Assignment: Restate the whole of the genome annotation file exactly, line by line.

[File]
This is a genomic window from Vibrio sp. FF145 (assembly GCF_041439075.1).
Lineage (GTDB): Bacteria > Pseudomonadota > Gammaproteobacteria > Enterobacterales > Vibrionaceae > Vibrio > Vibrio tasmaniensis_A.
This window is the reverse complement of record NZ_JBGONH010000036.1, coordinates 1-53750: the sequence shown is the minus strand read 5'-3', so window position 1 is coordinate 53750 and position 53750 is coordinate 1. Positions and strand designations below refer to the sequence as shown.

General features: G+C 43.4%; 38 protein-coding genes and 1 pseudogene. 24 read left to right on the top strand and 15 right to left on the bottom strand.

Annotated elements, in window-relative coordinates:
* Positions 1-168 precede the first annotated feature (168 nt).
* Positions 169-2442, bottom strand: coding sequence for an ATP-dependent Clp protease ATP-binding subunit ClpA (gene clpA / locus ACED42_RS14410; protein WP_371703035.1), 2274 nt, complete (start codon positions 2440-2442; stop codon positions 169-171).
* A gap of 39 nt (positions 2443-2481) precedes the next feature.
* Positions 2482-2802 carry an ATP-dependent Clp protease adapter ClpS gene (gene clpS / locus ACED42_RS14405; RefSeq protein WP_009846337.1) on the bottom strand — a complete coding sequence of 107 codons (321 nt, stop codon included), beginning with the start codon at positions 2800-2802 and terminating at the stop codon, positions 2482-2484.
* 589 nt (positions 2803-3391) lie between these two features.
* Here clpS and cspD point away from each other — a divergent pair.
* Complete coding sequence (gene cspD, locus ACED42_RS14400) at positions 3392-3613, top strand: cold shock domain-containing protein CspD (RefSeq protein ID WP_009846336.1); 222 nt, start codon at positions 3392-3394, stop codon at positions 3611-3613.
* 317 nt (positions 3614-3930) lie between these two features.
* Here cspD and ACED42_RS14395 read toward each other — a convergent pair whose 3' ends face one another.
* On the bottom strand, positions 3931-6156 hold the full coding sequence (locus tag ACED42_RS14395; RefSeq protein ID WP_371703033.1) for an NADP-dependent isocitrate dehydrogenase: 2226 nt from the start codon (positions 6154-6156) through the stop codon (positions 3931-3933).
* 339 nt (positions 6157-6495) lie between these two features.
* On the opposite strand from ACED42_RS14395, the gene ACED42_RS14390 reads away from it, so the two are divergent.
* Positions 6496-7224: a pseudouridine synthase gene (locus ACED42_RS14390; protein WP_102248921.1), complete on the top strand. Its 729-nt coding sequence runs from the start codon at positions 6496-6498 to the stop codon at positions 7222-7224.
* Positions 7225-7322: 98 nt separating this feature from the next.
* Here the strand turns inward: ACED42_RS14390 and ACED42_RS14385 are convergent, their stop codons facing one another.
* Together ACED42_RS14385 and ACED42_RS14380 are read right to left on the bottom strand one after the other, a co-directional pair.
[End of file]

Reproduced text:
This is a genomic window from Vibrio sp. FF145 (assembly GCF_041439075.1).
Lineage (GTDB): Bacteria > Pseudomonadota > Gammaproteobacteria > Enterobacterales > Vibrionaceae > Vibrio > Vibrio tasmaniensis_A.
This window is the reverse complement of record NZ_JBGONH010000036.1, coordinates 1-53750: the sequence shown is the minus strand read 5'-3', so window position 1 is coordinate 53750 and position 53750 is coordinate 1. Positions and strand designations below refer to the sequence as shown.

General features: G+C 43.4%; 38 protein-coding genes and 1 pseudogene. 24 read left to right on the top strand and 15 right to left on the bottom strand.

Annotated elements, in window-relative coordinates:
* Positions 1-168 precede the first annotated feature (168 nt).
* Positions 169-2442, bottom strand: coding sequence for an ATP-dependent Clp protease ATP-binding subunit ClpA (gene clpA / locus ACED42_RS14410; protein WP_371703035.1), 2274 nt, complete (start codon positions 2440-2442; stop codon positions 169-171).
* A gap of 39 nt (positions 2443-2481) precedes the next feature.
* Positions 2482-2802 carry an ATP-dependent Clp protease adapter ClpS gene (gene clpS / locus ACED42_RS14405; RefSeq protein WP_009846337.1) on the bottom strand — a complete coding sequence of 107 codons (321 nt, stop codon included), beginning with the start codon at positions 2800-2802 and terminating at the stop codon, positions 2482-2484.
* 589 nt (positions 2803-3391) lie between these two features.
* Here clpS and cspD point away from each other — a divergent pair.
* Complete coding sequence (gene cspD, locus ACED42_RS14400) at positions 3392-3613, top strand: cold shock domain-containing protein CspD (RefSeq protein ID WP_009846336.1); 222 nt, start codon at positions 3392-3394, stop codon at positions 3611-3613.
* 317 nt (positions 3614-3930) lie between these two features.
* Here cspD and ACED42_RS14395 read toward each other — a convergent pair whose 3' ends face one another.
* On the bottom strand, positions 3931-6156 hold the full coding sequence (locus tag ACED42_RS14395; RefSeq protein ID WP_371703033.1) for an NADP-dependent isocitrate dehydrogenase: 2226 nt from the start codon (positions 6154-6156) through the stop codon (positions 3931-3933).
* 339 nt (positions 6157-6495) lie between these two features.
* On the opposite strand from ACED42_RS14395, the gene ACED42_RS14390 reads away from it, so the two are divergent.
* Positions 6496-7224: a pseudouridine synthase gene (locus ACED42_RS14390; protein WP_102248921.1), complete on the top strand. Its 729-nt coding sequence runs from the start codon at positions 6496-6498 to the stop codon at positions 7222-7224.
* Positions 7225-7322: 98 nt separating this feature from the next.
* Here the strand turns inward: ACED42_RS14390 and ACED42_RS14385 are convergent, their stop codons facing one another.
* Together ACED42_RS14385 and ACED42_RS14380 are read right to left on the bottom strand one after the other, a co-directional pair.